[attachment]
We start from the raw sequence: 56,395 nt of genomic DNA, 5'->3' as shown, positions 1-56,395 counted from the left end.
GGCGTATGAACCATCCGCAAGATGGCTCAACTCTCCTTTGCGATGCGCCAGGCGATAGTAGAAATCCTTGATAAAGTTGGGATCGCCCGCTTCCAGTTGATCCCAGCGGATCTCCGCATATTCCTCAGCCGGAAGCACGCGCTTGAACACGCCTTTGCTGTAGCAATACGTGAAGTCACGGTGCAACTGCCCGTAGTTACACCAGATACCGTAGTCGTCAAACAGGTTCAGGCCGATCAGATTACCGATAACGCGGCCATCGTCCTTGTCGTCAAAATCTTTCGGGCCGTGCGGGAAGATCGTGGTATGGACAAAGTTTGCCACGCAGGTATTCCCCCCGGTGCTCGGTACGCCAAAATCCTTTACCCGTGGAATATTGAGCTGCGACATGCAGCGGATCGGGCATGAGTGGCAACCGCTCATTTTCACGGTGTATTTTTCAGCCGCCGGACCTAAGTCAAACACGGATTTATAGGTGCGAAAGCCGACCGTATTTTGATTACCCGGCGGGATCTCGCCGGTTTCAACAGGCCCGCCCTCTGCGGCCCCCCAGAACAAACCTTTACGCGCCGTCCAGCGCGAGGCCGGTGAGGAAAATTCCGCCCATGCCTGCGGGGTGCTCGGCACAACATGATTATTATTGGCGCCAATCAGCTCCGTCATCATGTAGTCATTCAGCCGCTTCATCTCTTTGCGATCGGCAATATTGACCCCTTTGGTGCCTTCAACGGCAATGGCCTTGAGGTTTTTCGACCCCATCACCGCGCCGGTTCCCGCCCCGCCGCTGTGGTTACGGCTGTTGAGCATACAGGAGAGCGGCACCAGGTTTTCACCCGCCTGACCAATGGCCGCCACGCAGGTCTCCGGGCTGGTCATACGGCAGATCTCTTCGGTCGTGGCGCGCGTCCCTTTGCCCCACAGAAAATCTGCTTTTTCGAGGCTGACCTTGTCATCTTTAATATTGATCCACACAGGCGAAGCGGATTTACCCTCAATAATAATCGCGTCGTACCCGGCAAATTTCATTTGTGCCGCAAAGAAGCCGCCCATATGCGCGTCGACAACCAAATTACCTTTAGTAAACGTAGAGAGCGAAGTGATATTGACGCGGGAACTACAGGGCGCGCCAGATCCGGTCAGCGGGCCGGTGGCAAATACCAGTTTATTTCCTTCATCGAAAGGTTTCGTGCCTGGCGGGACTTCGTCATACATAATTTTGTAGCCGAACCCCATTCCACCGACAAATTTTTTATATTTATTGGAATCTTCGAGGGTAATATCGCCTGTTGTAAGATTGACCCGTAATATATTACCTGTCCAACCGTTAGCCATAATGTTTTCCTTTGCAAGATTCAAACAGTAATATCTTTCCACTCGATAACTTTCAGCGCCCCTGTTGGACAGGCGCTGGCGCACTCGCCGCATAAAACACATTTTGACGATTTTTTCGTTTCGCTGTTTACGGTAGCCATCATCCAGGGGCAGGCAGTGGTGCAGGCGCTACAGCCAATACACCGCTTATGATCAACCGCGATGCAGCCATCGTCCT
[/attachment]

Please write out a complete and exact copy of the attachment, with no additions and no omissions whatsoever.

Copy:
We start from the raw sequence: 56,395 nt of genomic DNA, 5'->3' as shown, positions 1-56,395 counted from the left end.
GGCGTATGAACCATCCGCAAGATGGCTCAACTCTCCTTTGCGATGCGCCAGGCGATAGTAGAAATCCTTGATAAAGTTGGGATCGCCCGCTTCCAGTTGATCCCAGCGGATCTCCGCATATTCCTCAGCCGGAAGCACGCGCTTGAACACGCCTTTGCTGTAGCAATACGTGAAGTCACGGTGCAACTGCCCGTAGTTACACCAGATACCGTAGTCGTCAAACAGGTTCAGGCCGATCAGATTACCGATAACGCGGCCATCGTCCTTGTCGTCAAAATCTTTCGGGCCGTGCGGGAAGATCGTGGTATGGACAAAGTTTGCCACGCAGGTATTCCCCCCGGTGCTCGGTACGCCAAAATCCTTTACCCGTGGAATATTGAGCTGCGACATGCAGCGGATCGGGCATGAGTGGCAACCGCTCATTTTCACGGTGTATTTTTCAGCCGCCGGACCTAAGTCAAACACGGATTTATAGGTGCGAAAGCCGACCGTATTTTGATTACCCGGCGGGATCTCGCCGGTTTCAACAGGCCCGCCCTCTGCGGCCCCCCAGAACAAACCTTTACGCGCCGTCCAGCGCGAGGCCGGTGAGGAAAATTCCGCCCATGCCTGCGGGGTGCTCGGCACAACATGATTATTATTGGCGCCAATCAGCTCCGTCATCATGTAGTCATTCAGCCGCTTCATCTCTTTGCGATCGGCAATATTGACCCCTTTGGTGCCTTCAACGGCAATGGCCTTGAGGTTTTTCGACCCCATCACCGCGCCGGTTCCCGCCCCGCCGCTGTGGTTACGGCTGTTGAGCATACAGGAGAGCGGCACCAGGTTTTCACCCGCCTGACCAATGGCCGCCACGCAGGTCTCCGGGCTGGTCATACGGCAGATCTCTTCGGTCGTGGCGCGCGTCCCTTTGCCCCACAGAAAATCTGCTTTTTCGAGGCTGACCTTGTCATCTTTAATATTGATCCACACAGGCGAAGCGGATTTACCCTCAATAATAATCGCGTCGTACCCGGCAAATTTCATTTGTGCCGCAAAGAAGCCGCCCATATGCGCGTCGACAACCAAATTACCTTTAGTAAACGTAGAGAGCGAAGTGATATTGACGCGGGAACTACAGGGCGCGCCAGATCCGGTCAGCGGGCCGGTGGCAAATACCAGTTTATTTCCTTCATCGAAAGGTTTCGTGCCTGGCGGGACTTCGTCATACATAATTTTGTAGCCGAACCCCATTCCACCGACAAATTTTTTATATTTATTGGAATCTTCGAGGGTAATATCGCCTGTTGTAAGATTGACCCGTAATATATTACCTGTCCAACCGTTAGCCATAATGTTTTCCTTTGCAAGATTCAAACAGTAATATCTTTCCACTCGATAACTTTCAGCGCCCCTGTTGGACAGGCGCTGGCGCACTCGCCGCATAAAACACATTTTGACGATTTTTTCGTTTCGCTGTTTACGGTAGCCATCATCCAGGGGCAGGCAGTGGTGCAGGCGCTACAGCCAATACACCGCTTATGATCAACCGCGATGCAGCCATCGTCCT